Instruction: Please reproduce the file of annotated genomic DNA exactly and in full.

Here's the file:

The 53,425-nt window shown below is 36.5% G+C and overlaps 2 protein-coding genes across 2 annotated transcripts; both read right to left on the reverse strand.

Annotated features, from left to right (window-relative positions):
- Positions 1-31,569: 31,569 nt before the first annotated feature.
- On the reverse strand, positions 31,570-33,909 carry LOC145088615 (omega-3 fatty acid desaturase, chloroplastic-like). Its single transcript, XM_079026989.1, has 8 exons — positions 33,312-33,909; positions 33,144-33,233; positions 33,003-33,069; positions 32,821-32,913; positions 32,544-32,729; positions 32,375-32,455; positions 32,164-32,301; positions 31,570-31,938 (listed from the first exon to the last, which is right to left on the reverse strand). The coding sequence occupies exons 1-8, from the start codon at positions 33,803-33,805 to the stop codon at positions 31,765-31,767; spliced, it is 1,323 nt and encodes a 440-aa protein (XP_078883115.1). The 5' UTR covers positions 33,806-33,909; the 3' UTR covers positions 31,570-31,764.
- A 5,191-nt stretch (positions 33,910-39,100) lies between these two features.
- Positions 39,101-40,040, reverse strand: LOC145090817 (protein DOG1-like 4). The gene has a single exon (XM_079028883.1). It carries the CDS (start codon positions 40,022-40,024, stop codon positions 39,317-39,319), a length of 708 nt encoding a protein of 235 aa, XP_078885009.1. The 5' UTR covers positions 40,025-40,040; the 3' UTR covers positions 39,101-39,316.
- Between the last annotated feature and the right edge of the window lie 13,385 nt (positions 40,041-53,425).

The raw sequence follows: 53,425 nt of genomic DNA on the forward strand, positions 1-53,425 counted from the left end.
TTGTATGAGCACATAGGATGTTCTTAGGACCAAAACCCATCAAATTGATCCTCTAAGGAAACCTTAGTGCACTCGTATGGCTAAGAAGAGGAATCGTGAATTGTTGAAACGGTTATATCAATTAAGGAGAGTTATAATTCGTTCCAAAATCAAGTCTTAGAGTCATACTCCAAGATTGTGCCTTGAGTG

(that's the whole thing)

The 53,425-nt window shown below is 36.5% G+C and overlaps 2 protein-coding genes across 2 annotated transcripts; both read right to left on the reverse strand.

Annotated features, from left to right (window-relative positions):
- Positions 1-31,569: 31,569 nt before the first annotated feature.
- On the reverse strand, positions 31,570-33,909 carry LOC145088615 (omega-3 fatty acid desaturase, chloroplastic-like). Its single transcript, XM_079026989.1, has 8 exons — positions 33,312-33,909; positions 33,144-33,233; positions 33,003-33,069; positions 32,821-32,913; positions 32,544-32,729; positions 32,375-32,455; positions 32,164-32,301; positions 31,570-31,938 (listed from the first exon to the last, which is right to left on the reverse strand). The coding sequence occupies exons 1-8, from the start codon at positions 33,803-33,805 to the stop codon at positions 31,765-31,767; spliced, it is 1,323 nt and encodes a 440-aa protein (XP_078883115.1). The 5' UTR covers positions 33,806-33,909; the 3' UTR covers positions 31,570-31,764.
- A 5,191-nt stretch (positions 33,910-39,100) lies between these two features.
- Positions 39,101-40,040, reverse strand: LOC145090817 (protein DOG1-like 4). The gene has a single exon (XM_079028883.1). It carries the CDS (start codon positions 40,022-40,024, stop codon positions 39,317-39,319), a length of 708 nt encoding a protein of 235 aa, XP_078885009.1. The 5' UTR covers positions 40,025-40,040; the 3' UTR covers positions 39,101-39,316.
- Between the last annotated feature and the right edge of the window lie 13,385 nt (positions 40,041-53,425).

The raw sequence follows: 53,425 nt of genomic DNA on the forward strand, positions 1-53,425 counted from the left end.
TTGTATGAGCACATAGGATGTTCTTAGGACCAAAACCCATCAAATTGATCCTCTAAGGAAACCTTAGTGCACTCGTATGGCTAAGAAGAGGAATCGTGAATTGTTGAAACGGTTATATCAATTAAGGAGAGTTATAATTCGTTCCAAAATCAAGTCTTAGAGTCATACTCCAAGATTGTGCCTTGAGTG